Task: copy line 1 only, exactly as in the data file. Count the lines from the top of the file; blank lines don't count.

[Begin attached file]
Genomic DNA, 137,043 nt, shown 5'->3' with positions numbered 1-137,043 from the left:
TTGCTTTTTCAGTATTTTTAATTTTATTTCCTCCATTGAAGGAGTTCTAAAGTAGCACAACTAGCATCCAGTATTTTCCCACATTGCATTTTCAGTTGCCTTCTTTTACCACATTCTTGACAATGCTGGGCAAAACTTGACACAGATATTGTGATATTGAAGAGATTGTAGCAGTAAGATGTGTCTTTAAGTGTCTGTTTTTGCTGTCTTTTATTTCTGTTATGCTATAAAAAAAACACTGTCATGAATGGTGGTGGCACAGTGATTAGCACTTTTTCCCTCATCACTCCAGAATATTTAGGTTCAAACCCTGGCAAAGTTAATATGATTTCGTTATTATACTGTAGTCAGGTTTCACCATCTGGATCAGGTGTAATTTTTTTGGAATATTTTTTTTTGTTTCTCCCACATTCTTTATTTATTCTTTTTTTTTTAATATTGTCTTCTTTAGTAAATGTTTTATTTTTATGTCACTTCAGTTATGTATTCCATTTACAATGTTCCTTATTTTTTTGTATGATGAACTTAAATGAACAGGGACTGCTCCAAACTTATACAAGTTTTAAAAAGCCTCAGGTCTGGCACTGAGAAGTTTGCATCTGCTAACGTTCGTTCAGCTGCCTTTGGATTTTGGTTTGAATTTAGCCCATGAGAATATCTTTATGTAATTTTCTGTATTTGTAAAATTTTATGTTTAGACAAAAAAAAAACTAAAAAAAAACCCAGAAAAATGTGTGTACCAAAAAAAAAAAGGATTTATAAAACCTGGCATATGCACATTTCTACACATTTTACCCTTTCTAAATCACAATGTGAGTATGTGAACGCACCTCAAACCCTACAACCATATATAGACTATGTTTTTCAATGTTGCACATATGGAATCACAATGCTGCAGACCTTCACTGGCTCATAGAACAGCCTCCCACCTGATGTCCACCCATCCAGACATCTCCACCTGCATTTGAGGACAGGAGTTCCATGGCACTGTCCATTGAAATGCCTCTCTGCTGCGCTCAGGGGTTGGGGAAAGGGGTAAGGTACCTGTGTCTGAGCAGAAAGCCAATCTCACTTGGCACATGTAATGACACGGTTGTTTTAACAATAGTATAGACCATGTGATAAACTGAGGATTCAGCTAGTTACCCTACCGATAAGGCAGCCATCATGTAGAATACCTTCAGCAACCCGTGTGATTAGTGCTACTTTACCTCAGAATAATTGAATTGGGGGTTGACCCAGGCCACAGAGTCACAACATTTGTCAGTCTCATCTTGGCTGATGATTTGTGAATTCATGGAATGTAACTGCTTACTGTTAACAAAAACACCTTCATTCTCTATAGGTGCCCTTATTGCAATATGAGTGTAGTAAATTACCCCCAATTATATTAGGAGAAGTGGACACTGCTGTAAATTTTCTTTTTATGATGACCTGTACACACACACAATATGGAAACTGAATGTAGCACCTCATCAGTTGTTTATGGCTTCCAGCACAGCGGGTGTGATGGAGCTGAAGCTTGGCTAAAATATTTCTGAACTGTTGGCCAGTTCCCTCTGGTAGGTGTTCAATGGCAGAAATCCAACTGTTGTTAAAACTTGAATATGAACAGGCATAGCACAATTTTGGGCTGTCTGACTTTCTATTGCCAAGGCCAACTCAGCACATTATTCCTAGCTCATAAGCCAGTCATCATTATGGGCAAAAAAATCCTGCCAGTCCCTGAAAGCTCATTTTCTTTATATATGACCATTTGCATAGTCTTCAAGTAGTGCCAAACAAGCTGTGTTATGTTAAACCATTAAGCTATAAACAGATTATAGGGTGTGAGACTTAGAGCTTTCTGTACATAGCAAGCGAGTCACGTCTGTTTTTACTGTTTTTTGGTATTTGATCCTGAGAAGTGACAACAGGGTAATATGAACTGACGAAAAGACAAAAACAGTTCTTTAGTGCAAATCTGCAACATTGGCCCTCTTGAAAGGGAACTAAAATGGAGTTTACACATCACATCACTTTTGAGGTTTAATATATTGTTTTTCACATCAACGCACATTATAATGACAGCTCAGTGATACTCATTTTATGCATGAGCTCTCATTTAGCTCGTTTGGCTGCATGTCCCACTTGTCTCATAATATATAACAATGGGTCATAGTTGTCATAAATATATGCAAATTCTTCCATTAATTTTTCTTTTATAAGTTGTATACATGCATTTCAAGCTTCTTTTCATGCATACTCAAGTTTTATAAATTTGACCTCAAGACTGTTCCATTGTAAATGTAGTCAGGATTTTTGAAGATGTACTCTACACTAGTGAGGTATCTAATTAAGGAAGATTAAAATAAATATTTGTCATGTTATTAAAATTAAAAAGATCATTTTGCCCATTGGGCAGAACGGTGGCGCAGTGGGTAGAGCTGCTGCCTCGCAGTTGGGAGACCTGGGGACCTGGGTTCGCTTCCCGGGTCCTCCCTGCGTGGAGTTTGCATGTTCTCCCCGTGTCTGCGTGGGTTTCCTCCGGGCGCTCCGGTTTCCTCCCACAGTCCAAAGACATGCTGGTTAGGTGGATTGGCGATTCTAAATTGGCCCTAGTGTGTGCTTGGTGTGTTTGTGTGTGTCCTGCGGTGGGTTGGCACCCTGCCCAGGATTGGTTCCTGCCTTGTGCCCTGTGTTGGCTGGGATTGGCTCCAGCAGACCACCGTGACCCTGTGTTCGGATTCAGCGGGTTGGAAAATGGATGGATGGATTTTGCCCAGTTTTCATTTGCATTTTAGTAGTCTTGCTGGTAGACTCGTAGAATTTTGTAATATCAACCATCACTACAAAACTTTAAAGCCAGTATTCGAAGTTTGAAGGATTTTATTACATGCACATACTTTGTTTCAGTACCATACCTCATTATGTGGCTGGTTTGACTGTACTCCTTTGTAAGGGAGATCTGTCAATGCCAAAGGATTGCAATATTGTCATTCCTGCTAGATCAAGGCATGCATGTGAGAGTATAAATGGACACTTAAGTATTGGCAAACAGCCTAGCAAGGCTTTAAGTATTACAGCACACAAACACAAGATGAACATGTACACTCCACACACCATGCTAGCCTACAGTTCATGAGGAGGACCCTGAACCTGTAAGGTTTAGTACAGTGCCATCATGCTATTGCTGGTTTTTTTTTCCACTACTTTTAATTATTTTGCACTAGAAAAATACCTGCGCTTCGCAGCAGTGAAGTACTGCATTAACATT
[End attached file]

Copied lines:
Genomic DNA, 137,043 nt, shown 5'->3' with positions numbered 1-137,043 from the left: